Potential: 75%

Lenlo’s Review:
Kaze Fui is the first anime of this season I have put on my “Watch” list. The setup took its time, introduced the characters and made me interested in the people before dropping the story hook. The characters, by the way, whom I love. All of them. From Lazy Engineering Senior to Quiz Boy. Somehow Kaze Fui gave them juuust enough time to stake out a small spot for themselves. As Wooper mentioned, the dialogue was very authentic. I was interested in what they were saying and none of it felt expository for expositions sake. Really though the most striking thing is the animation. Kaze Fui looks gooooood. I don’t care what Wooper says, I enjoyed Ballroom and thought it was great in motion, and Kaze Fui so far is doing that again. I have no idea how Production I.G. is going to make running of all things interesting though. Ballroom dance is dynamic, unique and has a lot of interesting movement. Running though just seems so… basic. Like we will have seen all there is to see before to long. If Kaze Fui can pull of that aspect, then I think we have a winner here. At the very least, I will be watching it.
Potential: 80%

 

Ken En Ken: Aoki Kagayaki

Short Synopsis: A group of kids were separated after the enemy wiped out their village. Now, they pursue different paths and possibly become enemies… or not.

Lenlo’s Review:
Why am I watching this? No seriously, Mario, why is this on the list for the season? Sure sure, we can’t judge the animation by general anime standards cause of Chinese imports. Really, it’s not that bad in some places. The sword/spear fight near the start was kinda nice. But the Direction? The actual story and characters? It just feels all over the place. Like they had a lot of ideas they wanted to do, and couldn’t narrow it down. For all aspiring writers/designers out there, remember this one simple adage I was taught. “Kill your darlings” or else you get stuff like Ken En Ken.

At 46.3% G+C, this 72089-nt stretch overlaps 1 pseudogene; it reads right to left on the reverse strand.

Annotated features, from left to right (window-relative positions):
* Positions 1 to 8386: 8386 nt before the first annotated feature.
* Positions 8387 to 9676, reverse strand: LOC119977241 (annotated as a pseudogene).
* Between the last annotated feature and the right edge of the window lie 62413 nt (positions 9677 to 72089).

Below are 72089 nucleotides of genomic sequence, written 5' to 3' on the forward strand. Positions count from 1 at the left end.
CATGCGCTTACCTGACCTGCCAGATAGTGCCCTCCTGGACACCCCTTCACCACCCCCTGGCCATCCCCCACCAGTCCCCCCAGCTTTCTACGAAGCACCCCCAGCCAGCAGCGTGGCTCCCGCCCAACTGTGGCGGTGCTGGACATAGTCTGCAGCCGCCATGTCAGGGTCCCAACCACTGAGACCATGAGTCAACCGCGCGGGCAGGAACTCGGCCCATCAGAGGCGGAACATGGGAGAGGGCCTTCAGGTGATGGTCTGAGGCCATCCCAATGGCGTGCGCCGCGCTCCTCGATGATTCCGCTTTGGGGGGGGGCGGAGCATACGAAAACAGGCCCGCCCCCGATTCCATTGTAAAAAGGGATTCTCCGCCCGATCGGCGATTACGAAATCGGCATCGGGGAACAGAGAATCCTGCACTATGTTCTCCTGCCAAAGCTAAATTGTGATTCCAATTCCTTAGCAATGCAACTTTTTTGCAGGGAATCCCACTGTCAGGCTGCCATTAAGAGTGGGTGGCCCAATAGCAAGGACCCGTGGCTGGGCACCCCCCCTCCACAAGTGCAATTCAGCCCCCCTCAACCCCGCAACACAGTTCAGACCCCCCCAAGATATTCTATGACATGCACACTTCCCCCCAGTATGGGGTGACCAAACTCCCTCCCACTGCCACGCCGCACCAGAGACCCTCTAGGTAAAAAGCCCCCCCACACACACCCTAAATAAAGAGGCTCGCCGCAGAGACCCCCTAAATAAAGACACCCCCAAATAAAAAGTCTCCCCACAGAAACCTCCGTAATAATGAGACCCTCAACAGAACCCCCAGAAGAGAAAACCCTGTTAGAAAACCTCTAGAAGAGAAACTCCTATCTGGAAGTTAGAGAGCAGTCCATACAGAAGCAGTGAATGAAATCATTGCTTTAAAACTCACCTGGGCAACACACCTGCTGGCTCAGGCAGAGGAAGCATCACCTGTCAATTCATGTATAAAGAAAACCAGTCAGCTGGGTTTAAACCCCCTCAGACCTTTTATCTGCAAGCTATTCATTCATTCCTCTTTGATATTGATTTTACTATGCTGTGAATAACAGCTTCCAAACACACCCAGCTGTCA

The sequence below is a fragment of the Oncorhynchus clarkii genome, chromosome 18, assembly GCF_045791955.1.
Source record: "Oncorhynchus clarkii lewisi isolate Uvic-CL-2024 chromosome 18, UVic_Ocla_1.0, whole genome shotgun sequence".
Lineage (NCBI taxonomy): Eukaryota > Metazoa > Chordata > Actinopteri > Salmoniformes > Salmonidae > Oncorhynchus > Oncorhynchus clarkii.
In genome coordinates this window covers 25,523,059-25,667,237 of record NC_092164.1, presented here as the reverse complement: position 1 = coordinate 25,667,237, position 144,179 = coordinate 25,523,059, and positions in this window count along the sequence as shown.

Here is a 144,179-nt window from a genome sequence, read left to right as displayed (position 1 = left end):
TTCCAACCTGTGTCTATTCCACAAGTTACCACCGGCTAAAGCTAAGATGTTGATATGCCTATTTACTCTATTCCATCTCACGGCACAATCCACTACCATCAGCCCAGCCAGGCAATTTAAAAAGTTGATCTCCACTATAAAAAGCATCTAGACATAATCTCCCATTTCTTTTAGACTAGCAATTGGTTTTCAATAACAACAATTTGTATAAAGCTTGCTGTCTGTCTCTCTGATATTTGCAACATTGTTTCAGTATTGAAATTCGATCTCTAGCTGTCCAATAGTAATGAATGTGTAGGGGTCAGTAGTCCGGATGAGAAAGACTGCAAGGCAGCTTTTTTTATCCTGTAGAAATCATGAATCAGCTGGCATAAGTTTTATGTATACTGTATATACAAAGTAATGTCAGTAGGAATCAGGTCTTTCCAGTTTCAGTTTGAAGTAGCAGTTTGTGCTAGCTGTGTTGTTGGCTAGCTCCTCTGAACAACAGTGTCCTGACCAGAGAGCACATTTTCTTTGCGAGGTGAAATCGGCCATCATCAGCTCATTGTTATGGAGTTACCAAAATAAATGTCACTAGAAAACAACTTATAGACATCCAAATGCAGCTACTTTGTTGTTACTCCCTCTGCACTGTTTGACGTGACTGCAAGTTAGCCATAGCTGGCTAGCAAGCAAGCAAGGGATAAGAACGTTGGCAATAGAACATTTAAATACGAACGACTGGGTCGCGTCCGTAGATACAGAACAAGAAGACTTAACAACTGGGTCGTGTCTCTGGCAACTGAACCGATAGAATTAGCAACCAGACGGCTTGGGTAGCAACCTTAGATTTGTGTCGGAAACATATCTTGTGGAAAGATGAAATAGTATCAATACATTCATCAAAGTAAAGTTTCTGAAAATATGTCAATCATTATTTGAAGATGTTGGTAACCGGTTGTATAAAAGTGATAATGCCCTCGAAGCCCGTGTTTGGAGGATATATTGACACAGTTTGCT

Potential: 0%

Mario’s review:
We’re sure familiar with these Chinese inputs by now. Something I must note after watching two dozen of them season by season. The general reception for the animation in Chinese products is subpar, especially compared to anime counterpart. But I see it this way, Chinese animation industry (and Western cartoon on that end), don’t usually emphasis on animation like the Japanese does; as a result I don’t think it’s really fair to judge its fluidity quality from anime standard. The reason I’m bringing this up because I believe the production of Ken En Kei in general is pretty decent. It’s the direction that was a mess. We don’t have any real sense of how the story flows since it’s too busy to introduce too many characters and its plots. It has some nice world-buildings, but the characters in it are so far, unmemorable. As it stands, Ken en Kei functions more like a game. We get to some narrative progressions, but it feels all too weak with the messy packing that it fails to leave an impact.
Potential: 20%